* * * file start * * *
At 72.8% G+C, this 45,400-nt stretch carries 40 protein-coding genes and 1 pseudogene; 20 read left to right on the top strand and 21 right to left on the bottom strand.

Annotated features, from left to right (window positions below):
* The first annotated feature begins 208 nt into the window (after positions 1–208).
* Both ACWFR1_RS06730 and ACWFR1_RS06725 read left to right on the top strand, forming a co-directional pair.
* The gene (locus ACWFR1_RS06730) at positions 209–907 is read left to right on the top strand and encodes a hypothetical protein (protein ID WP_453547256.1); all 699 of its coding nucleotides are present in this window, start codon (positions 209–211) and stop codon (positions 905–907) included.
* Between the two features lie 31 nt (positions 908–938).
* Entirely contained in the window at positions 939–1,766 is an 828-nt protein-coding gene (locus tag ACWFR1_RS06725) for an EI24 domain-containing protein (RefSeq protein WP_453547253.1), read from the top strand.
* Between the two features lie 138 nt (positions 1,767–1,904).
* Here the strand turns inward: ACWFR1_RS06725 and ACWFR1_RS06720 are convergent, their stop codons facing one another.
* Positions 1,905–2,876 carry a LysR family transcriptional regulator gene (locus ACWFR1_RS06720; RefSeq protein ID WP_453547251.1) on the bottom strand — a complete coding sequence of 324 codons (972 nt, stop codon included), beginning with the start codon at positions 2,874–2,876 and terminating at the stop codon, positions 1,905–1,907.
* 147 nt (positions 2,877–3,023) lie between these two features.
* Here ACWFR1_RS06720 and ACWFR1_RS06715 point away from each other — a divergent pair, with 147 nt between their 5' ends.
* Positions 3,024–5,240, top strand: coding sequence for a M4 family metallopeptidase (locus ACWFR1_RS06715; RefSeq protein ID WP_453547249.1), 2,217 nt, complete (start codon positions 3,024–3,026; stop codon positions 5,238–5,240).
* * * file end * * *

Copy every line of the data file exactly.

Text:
At 72.8% G+C, this 45,400-nt stretch carries 40 protein-coding genes and 1 pseudogene; 20 read left to right on the top strand and 21 right to left on the bottom strand.

Annotated features, from left to right (window positions below):
* The first annotated feature begins 208 nt into the window (after positions 1–208).
* Both ACWFR1_RS06730 and ACWFR1_RS06725 read left to right on the top strand, forming a co-directional pair.
* The gene (locus ACWFR1_RS06730) at positions 209–907 is read left to right on the top strand and encodes a hypothetical protein (protein ID WP_453547256.1); all 699 of its coding nucleotides are present in this window, start codon (positions 209–211) and stop codon (positions 905–907) included.
* Between the two features lie 31 nt (positions 908–938).
* Entirely contained in the window at positions 939–1,766 is an 828-nt protein-coding gene (locus tag ACWFR1_RS06725) for an EI24 domain-containing protein (RefSeq protein WP_453547253.1), read from the top strand.
* Between the two features lie 138 nt (positions 1,767–1,904).
* Here the strand turns inward: ACWFR1_RS06725 and ACWFR1_RS06720 are convergent, their stop codons facing one another.
* Positions 1,905–2,876 carry a LysR family transcriptional regulator gene (locus ACWFR1_RS06720; RefSeq protein ID WP_453547251.1) on the bottom strand — a complete coding sequence of 324 codons (972 nt, stop codon included), beginning with the start codon at positions 2,874–2,876 and terminating at the stop codon, positions 1,905–1,907.
* 147 nt (positions 2,877–3,023) lie between these two features.
* Here ACWFR1_RS06720 and ACWFR1_RS06715 point away from each other — a divergent pair, with 147 nt between their 5' ends.
* Positions 3,024–5,240, top strand: coding sequence for a M4 family metallopeptidase (locus ACWFR1_RS06715; RefSeq protein ID WP_453547249.1), 2,217 nt, complete (start codon positions 3,024–3,026; stop codon positions 5,238–5,240).